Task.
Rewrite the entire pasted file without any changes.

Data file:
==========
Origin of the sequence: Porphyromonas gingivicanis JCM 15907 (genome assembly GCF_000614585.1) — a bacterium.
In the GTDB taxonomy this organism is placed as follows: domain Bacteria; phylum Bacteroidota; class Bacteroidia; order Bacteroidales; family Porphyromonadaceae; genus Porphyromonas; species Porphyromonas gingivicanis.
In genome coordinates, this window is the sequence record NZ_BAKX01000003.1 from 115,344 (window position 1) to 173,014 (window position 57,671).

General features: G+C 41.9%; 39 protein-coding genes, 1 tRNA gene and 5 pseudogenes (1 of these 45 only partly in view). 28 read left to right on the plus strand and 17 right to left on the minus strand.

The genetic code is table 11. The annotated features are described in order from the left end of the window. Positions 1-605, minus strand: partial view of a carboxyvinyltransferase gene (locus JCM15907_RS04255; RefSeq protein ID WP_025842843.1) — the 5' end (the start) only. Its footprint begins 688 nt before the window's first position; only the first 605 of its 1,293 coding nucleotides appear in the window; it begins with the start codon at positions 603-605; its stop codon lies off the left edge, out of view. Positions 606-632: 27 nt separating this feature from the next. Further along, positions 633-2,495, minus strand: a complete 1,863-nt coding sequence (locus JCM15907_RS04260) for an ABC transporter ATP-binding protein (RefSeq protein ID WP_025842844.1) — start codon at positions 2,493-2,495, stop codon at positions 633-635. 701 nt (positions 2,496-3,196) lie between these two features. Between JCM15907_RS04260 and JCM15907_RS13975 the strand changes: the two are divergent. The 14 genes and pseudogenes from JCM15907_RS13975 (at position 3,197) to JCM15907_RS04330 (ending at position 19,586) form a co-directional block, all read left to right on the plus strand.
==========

Origin of the sequence: Porphyromonas gingivicanis JCM 15907 (genome assembly GCF_000614585.1) — a bacterium.
In the GTDB taxonomy this organism is placed as follows: domain Bacteria; phylum Bacteroidota; class Bacteroidia; order Bacteroidales; family Porphyromonadaceae; genus Porphyromonas; species Porphyromonas gingivicanis.
In genome coordinates, this window is the sequence record NZ_BAKX01000003.1 from 115,344 (window position 1) to 173,014 (window position 57,671).

General features: G+C 41.9%; 39 protein-coding genes, 1 tRNA gene and 5 pseudogenes (1 of these 45 only partly in view). 28 read left to right on the plus strand and 17 right to left on the minus strand.

The genetic code is table 11. The annotated features are described in order from the left end of the window. Positions 1-605, minus strand: partial view of a carboxyvinyltransferase gene (locus JCM15907_RS04255; RefSeq protein ID WP_025842843.1) — the 5' end (the start) only. Its footprint begins 688 nt before the window's first position; only the first 605 of its 1,293 coding nucleotides appear in the window; it begins with the start codon at positions 603-605; its stop codon lies off the left edge, out of view. Positions 606-632: 27 nt separating this feature from the next. Further along, positions 633-2,495, minus strand: a complete 1,863-nt coding sequence (locus JCM15907_RS04260) for an ABC transporter ATP-binding protein (RefSeq protein ID WP_025842844.1) — start codon at positions 2,493-2,495, stop codon at positions 633-635. 701 nt (positions 2,496-3,196) lie between these two features. Between JCM15907_RS04260 and JCM15907_RS13975 the strand changes: the two are divergent. The 14 genes and pseudogenes from JCM15907_RS13975 (at position 3,197) to JCM15907_RS04330 (ending at position 19,586) form a co-directional block, all read left to right on the plus strand.